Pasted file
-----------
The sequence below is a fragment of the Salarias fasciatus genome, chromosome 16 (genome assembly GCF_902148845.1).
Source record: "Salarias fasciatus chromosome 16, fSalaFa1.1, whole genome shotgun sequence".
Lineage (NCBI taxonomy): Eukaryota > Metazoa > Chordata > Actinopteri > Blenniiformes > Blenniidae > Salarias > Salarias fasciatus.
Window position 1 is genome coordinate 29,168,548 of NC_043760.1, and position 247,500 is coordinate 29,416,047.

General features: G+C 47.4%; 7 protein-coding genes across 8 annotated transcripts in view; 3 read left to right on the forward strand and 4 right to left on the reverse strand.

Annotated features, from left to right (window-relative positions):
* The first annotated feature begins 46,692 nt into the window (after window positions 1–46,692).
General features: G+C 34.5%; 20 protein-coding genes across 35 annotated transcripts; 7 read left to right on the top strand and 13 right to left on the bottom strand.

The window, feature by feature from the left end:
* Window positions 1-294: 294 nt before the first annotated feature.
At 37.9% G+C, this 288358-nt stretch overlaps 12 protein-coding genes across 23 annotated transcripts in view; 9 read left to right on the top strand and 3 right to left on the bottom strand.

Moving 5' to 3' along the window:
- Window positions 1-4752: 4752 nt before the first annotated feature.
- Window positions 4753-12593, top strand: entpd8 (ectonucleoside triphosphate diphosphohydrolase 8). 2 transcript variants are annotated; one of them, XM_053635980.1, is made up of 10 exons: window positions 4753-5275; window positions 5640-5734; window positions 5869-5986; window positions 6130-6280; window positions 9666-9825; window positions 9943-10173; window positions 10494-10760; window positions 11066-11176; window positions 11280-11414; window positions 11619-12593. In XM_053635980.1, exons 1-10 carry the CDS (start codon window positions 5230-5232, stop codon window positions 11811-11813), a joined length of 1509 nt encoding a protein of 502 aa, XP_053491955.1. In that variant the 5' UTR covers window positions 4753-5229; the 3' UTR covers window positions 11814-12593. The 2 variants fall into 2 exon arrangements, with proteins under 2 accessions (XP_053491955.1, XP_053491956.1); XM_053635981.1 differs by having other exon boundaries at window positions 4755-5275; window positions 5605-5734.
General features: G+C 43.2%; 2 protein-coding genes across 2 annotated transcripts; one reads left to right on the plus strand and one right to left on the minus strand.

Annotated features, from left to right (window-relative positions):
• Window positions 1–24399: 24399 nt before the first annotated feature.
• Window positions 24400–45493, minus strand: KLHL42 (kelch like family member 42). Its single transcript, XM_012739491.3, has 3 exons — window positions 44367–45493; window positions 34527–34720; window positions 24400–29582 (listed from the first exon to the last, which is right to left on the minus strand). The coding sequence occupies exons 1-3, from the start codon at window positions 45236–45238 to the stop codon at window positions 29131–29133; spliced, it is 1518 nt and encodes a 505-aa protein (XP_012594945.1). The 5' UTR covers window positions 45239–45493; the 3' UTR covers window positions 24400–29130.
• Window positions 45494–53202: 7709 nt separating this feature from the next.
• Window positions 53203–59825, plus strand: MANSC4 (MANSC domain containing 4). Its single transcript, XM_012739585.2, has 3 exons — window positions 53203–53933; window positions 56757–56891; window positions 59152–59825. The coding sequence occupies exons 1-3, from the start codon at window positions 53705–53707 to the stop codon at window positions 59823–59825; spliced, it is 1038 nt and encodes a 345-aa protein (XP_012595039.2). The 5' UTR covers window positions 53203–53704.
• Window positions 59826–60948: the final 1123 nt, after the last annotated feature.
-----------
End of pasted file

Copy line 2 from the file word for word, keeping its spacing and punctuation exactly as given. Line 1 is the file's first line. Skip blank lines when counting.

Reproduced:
Source record: "Salarias fasciatus chromosome 16, fSalaFa1.1, whole genome shotgun sequence".